Coastal research over the past few decades has focused on hydrodynamics, sediment transport and morphodynamic processes in depositional coastal environments (beaches, shoreface and estuaries). However, a large proportion of the world’s coastlines, perhaps as high as 80 per cent, are rocky and characterised by cliff and/or intertidal shore platform topography.
In large tidal environments, such as the UK, these platforms tend to be gently-sloping seaward (<5˚), wide to very wide (100–500 m) and characterised by rough and dissipative surfaces. Cliffs and shore platforms are linked dynamically because shore platform characteristics (elevation, gradient, width and surface roughness) directly control the transformation processes of waves propagating across the platform, and thus the impact on the cliff. In large tidal environments, such as in the UK and Wales, shore platforms are wide (> 100 m), have gentle gradients (<5 ˚) extending into the subtidal zone and represent very rough surfaces. As a result, considerable wave energy losses occur as waves propagate across shore platforms. In combination with the water level, this wave transformation determines how much open-ocean wave energy is allowed to reach the base of the cliff, but this process is virtually unstudied within coastal engineering.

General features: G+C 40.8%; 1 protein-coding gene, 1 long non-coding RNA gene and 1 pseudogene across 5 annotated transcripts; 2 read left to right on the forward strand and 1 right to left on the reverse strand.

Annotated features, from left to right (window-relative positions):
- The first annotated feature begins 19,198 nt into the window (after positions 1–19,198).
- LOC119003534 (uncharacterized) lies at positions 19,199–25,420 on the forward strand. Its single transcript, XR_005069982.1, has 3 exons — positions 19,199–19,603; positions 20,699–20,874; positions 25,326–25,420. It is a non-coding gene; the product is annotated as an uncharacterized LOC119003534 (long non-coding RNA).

These wave transformation processes must be understood quantitatively to be able to predict coastal processes along rocky shores; therefore, the subject of the proposed research is to understand how waves propagate across shore platforms and develop a capability to reliably model this process. Our intention is to conduct comprehensive and detailed field measurements of wave transformation across six different shore platforms and under a range of wave/tide conditions, and derive universally valid principles from our observations that better describe and enable the prediction of wave transformation processes across rocky shore platforms.